POSTED ON January 10, 2024

What is Supply Chain Management System (SCM)?

What is Supply Chain Management System (SCM)?

This article will go over everything about supply chain management system. By utilizing automation, business profitability can be boosted. 

Supply chain management (SCM), a complex network in the current global economy, is responsible for the planning and control of the transfer of products and services from suppliers to customers. To compete in this industry, you must be willing to consistently keep up with the market. 

Companies must use supply chain management systems to optimize their supply networks, cut costs, and improve customer satisfaction. Without it, businesses may struggle to fulfill today’s market demands and remain competitive. 

I. What is a supply chain management system? SCM system definition 

A supply chain management system (SCM) is a multi-organizational solution that oversees the transformation of raw materials into completed goods.  

While numerous types of supply chain management systems specialize in various areas, there are also complete supply chain management systems. These SCM systems help businesses by managing several supply chain processes, including:  

– Procurement  

– Planning  

– Product or service creation  

– Order completion  

– Order administration  

These functions shouldn’t be segregated within the organization. Rather, the SCM platform must be accessible throughout the supply chain, including all stakeholders, such as:  

– Suppliers  

– Manufacturers  

– Wholesalers  

– Transportation providers  

– Logistics managers  

– Retailers  

This ensures that everyone can see the product or service as it travels through the manufacturing process.   

Companies that acquire more control over these processes can speed up delivery, improve the customer experience, and reduce supply chain costs.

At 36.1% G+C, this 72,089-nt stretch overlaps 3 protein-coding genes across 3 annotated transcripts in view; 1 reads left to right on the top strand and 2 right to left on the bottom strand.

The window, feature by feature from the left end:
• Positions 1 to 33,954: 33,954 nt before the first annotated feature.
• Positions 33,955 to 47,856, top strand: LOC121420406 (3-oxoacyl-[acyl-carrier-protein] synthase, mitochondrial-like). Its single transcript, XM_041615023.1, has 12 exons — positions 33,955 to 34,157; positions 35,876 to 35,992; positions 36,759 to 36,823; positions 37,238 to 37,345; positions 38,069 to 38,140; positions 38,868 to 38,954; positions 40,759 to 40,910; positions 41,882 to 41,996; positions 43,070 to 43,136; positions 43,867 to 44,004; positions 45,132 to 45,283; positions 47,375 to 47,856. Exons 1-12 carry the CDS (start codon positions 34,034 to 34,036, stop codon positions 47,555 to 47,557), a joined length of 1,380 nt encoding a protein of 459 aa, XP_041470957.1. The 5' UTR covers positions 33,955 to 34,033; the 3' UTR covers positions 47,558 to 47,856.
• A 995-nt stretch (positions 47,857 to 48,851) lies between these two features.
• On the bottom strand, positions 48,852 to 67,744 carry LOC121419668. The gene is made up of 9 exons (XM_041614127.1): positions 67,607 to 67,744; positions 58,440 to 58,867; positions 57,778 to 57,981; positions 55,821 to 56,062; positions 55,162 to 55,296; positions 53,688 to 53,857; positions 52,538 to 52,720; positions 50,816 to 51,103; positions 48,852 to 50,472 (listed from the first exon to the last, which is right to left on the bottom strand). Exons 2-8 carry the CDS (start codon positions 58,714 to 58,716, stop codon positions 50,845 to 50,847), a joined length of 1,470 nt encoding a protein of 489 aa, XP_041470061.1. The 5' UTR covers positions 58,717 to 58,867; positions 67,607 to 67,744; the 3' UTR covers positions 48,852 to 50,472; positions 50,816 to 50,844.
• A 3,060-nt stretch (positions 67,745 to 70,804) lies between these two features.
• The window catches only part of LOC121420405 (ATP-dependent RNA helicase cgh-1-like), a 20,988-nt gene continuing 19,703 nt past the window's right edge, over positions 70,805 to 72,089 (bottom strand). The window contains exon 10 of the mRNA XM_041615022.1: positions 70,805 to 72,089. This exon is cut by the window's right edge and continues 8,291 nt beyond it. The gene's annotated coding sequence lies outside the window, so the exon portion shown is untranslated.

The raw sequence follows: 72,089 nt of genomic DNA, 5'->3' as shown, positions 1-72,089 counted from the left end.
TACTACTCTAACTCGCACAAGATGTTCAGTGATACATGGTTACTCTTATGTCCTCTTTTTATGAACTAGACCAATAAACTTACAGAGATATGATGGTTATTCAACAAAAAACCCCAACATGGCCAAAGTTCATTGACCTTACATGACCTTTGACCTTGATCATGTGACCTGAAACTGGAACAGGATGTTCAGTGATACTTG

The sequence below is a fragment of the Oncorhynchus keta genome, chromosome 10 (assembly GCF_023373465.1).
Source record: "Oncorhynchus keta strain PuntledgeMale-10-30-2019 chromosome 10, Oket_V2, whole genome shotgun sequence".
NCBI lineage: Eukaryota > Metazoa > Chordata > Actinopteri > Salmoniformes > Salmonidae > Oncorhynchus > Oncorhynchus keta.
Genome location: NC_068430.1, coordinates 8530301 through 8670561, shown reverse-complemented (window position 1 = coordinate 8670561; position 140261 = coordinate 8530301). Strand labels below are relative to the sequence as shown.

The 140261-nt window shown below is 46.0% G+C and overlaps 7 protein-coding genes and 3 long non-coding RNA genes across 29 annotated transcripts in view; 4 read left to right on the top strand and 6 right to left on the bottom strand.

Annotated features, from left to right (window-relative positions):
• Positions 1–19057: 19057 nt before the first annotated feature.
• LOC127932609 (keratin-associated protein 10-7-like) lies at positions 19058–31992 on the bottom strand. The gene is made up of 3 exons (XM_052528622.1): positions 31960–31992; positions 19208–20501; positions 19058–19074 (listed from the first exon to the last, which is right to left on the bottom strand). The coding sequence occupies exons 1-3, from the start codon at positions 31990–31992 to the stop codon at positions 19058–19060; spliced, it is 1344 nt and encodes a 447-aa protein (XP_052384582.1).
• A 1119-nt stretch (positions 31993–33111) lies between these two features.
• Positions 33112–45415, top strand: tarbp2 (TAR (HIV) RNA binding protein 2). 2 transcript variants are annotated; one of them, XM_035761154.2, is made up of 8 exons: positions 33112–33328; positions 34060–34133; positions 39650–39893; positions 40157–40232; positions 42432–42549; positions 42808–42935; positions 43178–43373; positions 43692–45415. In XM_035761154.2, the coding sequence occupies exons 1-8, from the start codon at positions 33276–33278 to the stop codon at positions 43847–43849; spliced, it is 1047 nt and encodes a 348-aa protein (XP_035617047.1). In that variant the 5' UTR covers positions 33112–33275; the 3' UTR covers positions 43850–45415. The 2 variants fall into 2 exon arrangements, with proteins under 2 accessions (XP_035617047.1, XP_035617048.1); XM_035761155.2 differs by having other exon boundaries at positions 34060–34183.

II. How supply chain management works 

A supply chain management system is a continuous endeavor by businesses to make their supply chains as efficient and cost-effective as feasible.  

Typically, SCM aims to centrally control or link a product’s manufacturing, shipment, and distribution. Companies can reduce superfluous expenses and unnecessary stages in the supply chain, allowing them to deliver items to customers faster. This is done by maintaining tighter control over internal inventories, internal manufacturing, distribution, sales, and vendor stocks.  

The supply chain management system is founded on the premise that practically every product that enters the market is the result of the efforts of numerous enterprises that comprise a supply chain. Although supply chains have existed for centuries, most businesses have only recently recognized them as a value-add to their operations.  

III. Components of a SCM system: 5 phases   

components of supply chain management system

1. Planning  

Companies must plan and manage all resources effectively to meet client demand for their products or services. This can be accomplished by carefully choosing the technology to utilize, ensuring that the supply chain remains efficient and effective.  

2. Sourcing  

Every firm must choose a supplier or multiple suppliers to provide the commodities and services required to manufacture their products. Following the selection of vendors, the supply chain management system must monitor and manage supplier relationships. Ordering, receiving, controlling inventory, and authorizing supplier payments are all part of the job.  

3. Producing  

The supply chain management system must organize the actions required to order raw materials, accept them, make them into finished products, test items for quality, package products for shipping, and plan each shipment for delivery.  

4. Delivering  

Logistics and supply chain management are closely related. The delivery process includes coordinating orders, picking, packing, scheduling deliveries, invoicing, dispatching, alerting appropriate parties, and receiving payments. Even with third-party courier services in place, every single transaction must be closely monitored to ensure no errors occur, as a single inaccuracy might create a considerable delay.  

5. Returning  

Businesses must design a method for returning products as part of their supply chain management. This comprises a procedure for handling client returns and assessing whether the product should be replicated, repaired, discarded, or restocked.  

IV. Different types of supply chain models   

1. Continuous flow model  

This model, one of the more classic supply chain strategies, is frequently suitable for mature industries. The continuous flow concept is based on a company manufacturing the same good repeatedly and expecting little variation in consumer demand.